Over the past week I have had several conversations with friends and colleagues about what exactly it is that associate professors are supposed to do. Considering that I am one, this is a pressing question. So how come I don't really know the answer? The role is unclear, that's why. Associate professorland seems to be the epitome of the liminal space. Associate professors are most often defined by what they are not. My trusty Webster's dictionary defines an associate professor as "a member of a college or university faculty who ranks above an assistant professor and below a professor." Wikipedia's entry on "associate professor" isn't much better; it emphasizes only how one gets to be an associate professor, observing that the title is "usually awarded (in the humanities and social sciences) after the second book" (second book? good thing my college Executive Committee didn't know about that).
Given these definitions, and what I've been told by senior colleagues and inferred from others, the main thing I am supposed to be doing as an associate professor is trying to become a full professor. Which seems to entail at least some of the following:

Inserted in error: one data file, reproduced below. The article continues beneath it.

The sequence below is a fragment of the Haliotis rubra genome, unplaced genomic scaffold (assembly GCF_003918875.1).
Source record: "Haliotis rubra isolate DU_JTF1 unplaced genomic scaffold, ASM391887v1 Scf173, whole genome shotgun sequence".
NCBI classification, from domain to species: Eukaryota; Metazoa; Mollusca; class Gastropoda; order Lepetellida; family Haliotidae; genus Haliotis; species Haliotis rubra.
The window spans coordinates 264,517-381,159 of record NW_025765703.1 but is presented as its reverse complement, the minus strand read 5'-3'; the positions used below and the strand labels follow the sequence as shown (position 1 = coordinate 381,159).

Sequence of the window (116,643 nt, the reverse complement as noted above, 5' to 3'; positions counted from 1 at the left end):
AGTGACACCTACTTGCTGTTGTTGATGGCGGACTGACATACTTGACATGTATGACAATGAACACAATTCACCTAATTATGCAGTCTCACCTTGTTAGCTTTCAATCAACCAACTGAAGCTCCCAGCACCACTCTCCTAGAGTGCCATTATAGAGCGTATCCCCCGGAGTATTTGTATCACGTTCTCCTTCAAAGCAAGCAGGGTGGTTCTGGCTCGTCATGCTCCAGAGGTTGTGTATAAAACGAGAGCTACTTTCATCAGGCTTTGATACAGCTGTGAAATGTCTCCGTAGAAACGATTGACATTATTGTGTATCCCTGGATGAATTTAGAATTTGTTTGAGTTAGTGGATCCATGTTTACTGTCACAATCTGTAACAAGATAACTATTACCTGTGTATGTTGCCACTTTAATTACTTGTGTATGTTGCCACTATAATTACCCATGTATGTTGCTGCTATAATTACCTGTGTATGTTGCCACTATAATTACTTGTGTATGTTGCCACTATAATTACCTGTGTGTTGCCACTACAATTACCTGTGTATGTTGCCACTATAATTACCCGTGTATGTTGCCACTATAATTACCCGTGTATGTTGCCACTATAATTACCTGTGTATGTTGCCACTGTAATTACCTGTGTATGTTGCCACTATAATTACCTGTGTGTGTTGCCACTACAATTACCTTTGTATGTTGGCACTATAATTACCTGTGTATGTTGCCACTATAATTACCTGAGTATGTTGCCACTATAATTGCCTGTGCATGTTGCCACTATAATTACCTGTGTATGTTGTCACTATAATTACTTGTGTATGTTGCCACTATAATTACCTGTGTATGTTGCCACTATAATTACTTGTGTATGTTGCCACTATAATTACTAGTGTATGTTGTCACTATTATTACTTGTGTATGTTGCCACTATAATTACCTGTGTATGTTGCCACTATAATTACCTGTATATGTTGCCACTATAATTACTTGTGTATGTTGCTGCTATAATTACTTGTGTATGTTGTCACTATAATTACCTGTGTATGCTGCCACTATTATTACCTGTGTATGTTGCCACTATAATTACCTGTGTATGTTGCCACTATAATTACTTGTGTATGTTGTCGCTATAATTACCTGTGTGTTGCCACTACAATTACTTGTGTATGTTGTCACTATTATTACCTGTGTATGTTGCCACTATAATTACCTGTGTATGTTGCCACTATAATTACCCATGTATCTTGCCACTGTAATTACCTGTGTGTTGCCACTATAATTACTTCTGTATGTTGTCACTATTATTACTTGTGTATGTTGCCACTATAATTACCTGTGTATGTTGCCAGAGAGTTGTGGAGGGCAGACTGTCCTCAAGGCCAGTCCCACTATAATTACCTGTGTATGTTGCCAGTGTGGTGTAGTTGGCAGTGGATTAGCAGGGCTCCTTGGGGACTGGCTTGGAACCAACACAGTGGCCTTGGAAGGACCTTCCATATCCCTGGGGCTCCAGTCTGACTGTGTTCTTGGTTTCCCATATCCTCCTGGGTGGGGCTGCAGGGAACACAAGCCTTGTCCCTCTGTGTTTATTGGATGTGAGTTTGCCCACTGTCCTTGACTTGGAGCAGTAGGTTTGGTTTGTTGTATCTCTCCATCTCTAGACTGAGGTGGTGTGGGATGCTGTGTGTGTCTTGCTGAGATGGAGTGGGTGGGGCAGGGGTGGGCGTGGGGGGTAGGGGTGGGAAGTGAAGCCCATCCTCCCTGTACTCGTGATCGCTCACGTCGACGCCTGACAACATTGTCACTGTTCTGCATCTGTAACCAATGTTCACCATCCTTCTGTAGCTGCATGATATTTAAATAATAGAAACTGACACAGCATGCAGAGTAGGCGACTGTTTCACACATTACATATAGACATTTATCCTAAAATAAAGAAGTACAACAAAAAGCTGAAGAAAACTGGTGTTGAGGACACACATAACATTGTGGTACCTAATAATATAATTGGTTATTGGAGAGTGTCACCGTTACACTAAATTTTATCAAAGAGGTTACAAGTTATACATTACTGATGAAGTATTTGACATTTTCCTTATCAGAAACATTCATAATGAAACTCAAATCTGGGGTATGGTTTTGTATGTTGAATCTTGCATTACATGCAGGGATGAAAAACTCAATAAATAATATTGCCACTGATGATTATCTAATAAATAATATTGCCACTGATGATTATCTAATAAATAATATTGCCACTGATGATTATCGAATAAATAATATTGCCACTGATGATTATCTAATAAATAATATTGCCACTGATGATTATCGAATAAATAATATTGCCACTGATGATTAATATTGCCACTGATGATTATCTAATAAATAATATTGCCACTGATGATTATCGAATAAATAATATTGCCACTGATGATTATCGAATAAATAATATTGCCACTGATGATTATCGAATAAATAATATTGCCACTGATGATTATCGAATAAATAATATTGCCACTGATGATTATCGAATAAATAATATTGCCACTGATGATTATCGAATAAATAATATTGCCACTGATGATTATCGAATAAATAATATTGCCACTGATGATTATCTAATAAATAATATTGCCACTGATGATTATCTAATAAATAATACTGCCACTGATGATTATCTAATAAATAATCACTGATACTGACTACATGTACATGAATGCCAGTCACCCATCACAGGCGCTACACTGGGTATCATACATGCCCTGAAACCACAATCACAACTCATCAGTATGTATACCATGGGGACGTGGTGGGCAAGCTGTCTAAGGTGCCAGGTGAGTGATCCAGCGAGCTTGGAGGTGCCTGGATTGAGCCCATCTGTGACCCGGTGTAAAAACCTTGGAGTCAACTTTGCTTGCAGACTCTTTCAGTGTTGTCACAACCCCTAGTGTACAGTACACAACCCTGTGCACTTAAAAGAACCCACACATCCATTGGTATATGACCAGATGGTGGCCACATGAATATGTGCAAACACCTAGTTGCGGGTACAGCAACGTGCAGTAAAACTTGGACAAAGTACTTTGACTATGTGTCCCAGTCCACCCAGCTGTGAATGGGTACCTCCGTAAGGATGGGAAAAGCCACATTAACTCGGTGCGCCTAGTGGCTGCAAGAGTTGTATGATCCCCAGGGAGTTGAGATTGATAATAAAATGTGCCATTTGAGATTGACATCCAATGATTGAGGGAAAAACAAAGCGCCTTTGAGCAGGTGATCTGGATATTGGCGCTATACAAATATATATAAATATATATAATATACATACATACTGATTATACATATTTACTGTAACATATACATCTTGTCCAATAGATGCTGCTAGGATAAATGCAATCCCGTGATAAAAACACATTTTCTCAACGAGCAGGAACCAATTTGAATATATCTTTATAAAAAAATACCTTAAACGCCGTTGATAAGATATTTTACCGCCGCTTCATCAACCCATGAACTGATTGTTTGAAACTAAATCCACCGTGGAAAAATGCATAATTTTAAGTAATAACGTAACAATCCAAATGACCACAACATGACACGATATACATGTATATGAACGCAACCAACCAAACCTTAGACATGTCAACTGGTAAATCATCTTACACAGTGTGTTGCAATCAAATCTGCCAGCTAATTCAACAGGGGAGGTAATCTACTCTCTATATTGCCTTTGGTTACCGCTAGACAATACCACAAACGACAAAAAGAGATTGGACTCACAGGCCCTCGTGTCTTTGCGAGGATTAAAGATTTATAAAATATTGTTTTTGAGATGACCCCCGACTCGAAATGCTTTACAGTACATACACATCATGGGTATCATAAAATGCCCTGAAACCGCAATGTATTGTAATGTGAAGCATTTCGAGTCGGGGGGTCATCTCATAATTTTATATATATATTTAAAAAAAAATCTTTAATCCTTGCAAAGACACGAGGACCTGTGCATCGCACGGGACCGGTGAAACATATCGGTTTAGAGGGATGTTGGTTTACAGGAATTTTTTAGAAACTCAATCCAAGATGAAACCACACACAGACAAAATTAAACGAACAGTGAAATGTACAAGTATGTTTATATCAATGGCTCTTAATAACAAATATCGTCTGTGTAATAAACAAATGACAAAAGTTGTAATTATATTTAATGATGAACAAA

Research. Finish that second book. Definitely start a third. However, I have also been told that full professors are not created on books alone. Apparently I must achieve some additional research greatness, though I'm not exactly clear what form that might take. But I am pretty sure it involves grant money.
Teaching. This one's easy: Don't suck.
Service. The biggie. Once you're tenured you're supposed to do more service, of all kinds, and I definitely embrace the importance of service. I actually did a lot of service as an assistant professor, especially for a department that protected untenured people quite well, but nevertheless the message seems to be: step it up. National associations, editorial boards, graduate advising, disciplinary organizations, grant reviewing, campus committees, public engagement, you must serve, serve, serve them all. But how do you know when and where to put your energies? How do you decide among seemingly limitless alternatives?
There's a very real Catch-22 in all of this: what if the very things that I do to prove I'm worthy of becoming a full professor are the very things that ultimately keep me from advancing? My friends and I talked a lot about this last week, and one thing we concluded is that in an ideal world, there would be more effort to mentor associate professors -- to talk about the role, explore what is necessary for promotion to full, encourage newly tenured folks to really think about where they want to direct their energies. Granted, our most senior colleagues are rightly focusing their energies on bringing along untenured folks, but I think it's incumbent on those of us in the liminal space to be proactive about these kinds of questions.